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Using MAIP results
How to use the MAIP results for your dataset
MAIP returns a score for each compound that passed the standardisation procedure. Compounds failing standardisation are included in the output file but with no score.
MAIP returns the model score.To help user with their decision making we provide some performance metrics that were calculated for 3 different validation sets. We have calculated enrichment factors for different fractions of each dataset and provided the model scores that classify each dataset fraction.
Where P(active|Fi) is the model posterior probability for each feature Fi. It is defined by:
Where A is the number of active molecules in the set, T the total number of molecules in the set, TFi the total number of molecules that contain feature Fi and AFi the number of active molecules that contain feature Fi.
We used two metrics to measure the model performance
ROC AUC score. The receiver operator characteristic (ROC) curve is calculated by plotting the fraction of false positives on the x-axis and the fraction of true positives on the y-axis. The area under the curve (AUC) provides a measure of how well a model is able to classify binary data. A value 0.5 corresponds to selecting compounds at random while a perfect model will return an ROC AUC value of 1. This metric is often used to measure the performance of classification models as it is insensitive to class imbalance. The figure below shows an example of an ROC curve.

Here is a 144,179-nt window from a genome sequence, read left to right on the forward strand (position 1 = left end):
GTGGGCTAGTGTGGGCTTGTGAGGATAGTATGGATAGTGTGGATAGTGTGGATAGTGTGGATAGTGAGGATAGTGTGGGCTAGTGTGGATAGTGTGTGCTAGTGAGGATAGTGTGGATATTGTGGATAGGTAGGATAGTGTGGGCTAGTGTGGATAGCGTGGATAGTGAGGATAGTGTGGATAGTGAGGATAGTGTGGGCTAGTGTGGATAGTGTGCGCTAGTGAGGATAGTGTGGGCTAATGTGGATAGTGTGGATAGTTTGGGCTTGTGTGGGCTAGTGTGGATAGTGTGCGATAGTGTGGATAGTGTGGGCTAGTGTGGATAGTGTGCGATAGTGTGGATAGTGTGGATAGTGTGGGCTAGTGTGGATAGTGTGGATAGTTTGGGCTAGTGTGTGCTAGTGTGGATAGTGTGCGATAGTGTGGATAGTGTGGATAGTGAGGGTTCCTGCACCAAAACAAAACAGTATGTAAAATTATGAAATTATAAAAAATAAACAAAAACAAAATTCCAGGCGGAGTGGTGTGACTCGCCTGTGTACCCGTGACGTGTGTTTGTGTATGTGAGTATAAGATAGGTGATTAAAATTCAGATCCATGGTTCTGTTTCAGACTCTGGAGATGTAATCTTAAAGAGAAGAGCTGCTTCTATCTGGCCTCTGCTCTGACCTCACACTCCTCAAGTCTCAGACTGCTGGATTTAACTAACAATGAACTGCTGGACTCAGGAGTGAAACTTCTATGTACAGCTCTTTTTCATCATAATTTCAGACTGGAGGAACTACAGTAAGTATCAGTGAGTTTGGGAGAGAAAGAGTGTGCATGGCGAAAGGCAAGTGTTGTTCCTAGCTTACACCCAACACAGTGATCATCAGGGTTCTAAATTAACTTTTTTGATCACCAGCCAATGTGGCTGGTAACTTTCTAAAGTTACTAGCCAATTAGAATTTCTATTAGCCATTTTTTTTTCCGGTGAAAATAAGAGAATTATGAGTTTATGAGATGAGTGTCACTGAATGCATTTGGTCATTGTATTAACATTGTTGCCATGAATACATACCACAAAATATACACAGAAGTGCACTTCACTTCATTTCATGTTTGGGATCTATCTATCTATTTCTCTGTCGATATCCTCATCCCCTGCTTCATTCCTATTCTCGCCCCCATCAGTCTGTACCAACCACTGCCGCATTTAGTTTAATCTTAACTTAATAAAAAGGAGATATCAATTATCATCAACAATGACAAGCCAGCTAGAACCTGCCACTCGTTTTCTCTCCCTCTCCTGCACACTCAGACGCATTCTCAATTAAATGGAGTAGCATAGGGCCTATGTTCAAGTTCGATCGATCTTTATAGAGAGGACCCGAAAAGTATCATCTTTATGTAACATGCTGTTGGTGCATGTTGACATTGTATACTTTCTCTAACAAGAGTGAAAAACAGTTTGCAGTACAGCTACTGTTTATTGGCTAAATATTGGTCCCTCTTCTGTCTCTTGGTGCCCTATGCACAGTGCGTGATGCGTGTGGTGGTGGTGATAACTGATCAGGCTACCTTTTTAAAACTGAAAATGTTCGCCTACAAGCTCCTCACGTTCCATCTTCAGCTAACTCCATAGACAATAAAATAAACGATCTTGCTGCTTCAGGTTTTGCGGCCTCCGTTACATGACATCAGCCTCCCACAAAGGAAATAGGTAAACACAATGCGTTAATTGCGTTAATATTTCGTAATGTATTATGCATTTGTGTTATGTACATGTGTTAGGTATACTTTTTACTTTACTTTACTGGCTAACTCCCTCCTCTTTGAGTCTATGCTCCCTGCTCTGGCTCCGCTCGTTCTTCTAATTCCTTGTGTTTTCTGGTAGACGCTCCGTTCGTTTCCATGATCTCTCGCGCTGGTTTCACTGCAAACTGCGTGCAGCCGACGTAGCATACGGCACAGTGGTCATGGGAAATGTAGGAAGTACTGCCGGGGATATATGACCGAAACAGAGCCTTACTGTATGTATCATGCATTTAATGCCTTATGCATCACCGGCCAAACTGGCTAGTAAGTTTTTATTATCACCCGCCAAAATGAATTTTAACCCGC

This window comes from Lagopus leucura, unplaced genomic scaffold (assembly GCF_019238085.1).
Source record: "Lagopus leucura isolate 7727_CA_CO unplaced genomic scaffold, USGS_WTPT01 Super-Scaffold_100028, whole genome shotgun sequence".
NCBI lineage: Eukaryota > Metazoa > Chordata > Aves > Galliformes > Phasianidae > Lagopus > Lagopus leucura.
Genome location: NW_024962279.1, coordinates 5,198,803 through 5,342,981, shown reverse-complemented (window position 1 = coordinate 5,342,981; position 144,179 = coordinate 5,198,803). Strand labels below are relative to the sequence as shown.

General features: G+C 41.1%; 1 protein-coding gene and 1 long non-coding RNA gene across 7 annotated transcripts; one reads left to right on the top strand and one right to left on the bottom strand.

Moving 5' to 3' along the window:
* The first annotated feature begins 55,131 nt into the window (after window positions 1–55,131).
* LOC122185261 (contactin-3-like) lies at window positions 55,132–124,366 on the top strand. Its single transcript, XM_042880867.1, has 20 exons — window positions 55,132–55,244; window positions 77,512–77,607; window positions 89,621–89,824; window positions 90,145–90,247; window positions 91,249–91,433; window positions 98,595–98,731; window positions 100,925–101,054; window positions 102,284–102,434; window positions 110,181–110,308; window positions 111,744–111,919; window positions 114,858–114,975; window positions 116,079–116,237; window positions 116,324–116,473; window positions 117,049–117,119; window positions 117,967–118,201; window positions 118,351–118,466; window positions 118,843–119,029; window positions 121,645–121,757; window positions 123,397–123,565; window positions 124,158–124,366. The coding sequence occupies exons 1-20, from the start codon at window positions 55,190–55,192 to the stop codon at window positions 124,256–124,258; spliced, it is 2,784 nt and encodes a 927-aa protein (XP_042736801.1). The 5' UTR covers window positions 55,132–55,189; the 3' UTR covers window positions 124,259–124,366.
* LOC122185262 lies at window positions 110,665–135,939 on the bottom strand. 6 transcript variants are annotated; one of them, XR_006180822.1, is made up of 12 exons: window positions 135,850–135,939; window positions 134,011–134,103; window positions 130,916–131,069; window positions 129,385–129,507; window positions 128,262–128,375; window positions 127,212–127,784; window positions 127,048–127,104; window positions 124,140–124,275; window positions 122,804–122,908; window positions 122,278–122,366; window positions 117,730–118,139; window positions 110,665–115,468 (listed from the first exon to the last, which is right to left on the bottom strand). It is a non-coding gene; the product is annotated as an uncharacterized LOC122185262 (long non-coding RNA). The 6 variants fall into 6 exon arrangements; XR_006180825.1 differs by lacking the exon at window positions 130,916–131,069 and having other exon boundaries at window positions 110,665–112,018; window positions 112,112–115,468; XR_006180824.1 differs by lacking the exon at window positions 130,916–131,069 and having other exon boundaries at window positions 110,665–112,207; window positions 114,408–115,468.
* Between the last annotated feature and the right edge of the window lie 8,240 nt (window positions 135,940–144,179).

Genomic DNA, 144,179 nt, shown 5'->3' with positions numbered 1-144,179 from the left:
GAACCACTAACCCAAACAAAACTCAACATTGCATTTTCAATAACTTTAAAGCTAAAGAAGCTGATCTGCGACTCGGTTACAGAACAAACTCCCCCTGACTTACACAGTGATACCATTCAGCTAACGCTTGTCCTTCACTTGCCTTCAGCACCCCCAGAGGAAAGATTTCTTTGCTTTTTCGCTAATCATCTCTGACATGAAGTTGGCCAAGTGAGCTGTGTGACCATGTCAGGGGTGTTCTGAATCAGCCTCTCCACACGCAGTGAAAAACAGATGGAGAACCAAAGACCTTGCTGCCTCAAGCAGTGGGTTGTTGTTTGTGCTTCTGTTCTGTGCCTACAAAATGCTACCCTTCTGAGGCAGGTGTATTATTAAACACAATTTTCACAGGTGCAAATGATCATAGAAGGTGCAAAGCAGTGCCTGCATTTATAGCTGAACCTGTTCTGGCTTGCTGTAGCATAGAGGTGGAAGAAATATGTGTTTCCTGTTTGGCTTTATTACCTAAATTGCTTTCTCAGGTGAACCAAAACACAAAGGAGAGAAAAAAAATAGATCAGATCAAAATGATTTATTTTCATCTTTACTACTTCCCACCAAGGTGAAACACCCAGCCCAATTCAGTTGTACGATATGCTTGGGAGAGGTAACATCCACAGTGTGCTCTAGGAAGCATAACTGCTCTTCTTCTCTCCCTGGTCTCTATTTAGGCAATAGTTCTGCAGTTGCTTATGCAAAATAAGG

Example of ROC curve
Enrichment factor. The enrichment factor (EF) is the hit rate (the proportion of active compounds) within a defined sorted fraction divided by the total hit rate. It is defined by :
Where X is the user-defined fraction, P[X] the number of actives in the fraction, N[X] the total number of compounds in the fraction, P the total number of actives and N the total number of compounds. The EF is frequently used as a pragmatic measure of performance, reflecting the common use of in silico models to identify a subset of compounds for experimental evaluation. In this work, we calculated this metric at 1% and 10%, respectively.
Our model was validated with three experimental validation sets. Here are some details:
Note the difference in terms of active compounds, particularly for MMV test set
Individual distribution of model scores for the active (orange) and inactive (blue) compounds for the St. Jude Screening set. Grey lines illustrate the fractions of compounds used to calculated the enrichment factors.
Individual distribution of model scores for the active (orange) and inactive (blue) compounds for the MMV test set. Grey lines illustrate the fractions of compounds used to calculated the enrichment factors.
Individual distribution of model scores for the active (orange) and inactive (blue) compounds for the PubChem set. Grey lines illustrate the fractions of compounds used to calculated the enrichment factors.
(the number between parentheses indicate the score for which x% is achieved)
The model shows enrichment when tested against all three validation sets. For each dataset, the higher the model score, the greater the observed enrichment. Also, the thresholds needed to pick 1%, 10% and 50% of the predictions correlate with the dataset size.
We recommend that users refer to these data when analysing their results. For instance, if one predicts a 1 million compound library but (for example) few of those compounds have a high score (perhaps only 1% of them have a score above 15) we would expect the enrichment for that subset to be modest.
Finally, users are advised to apply additional in silico filters to assess the suitability of any hits from MAIP prior to screening. High scoring compounds may have physicochemical properties and/or substructures that are unsuitable as starting points for a malaria drug discovery programme. In addition, some of the training sets used in MAIP contain examples of known anti-malarial compounds (eg aminoquinolines). Thus, molecules with a high score in the model may have already been worked on extensively in anti-malarial programmes. Public bioactivity resources such as ChEMBL can be used to suggest whether anti-malarial activity is already known for particular structural classes.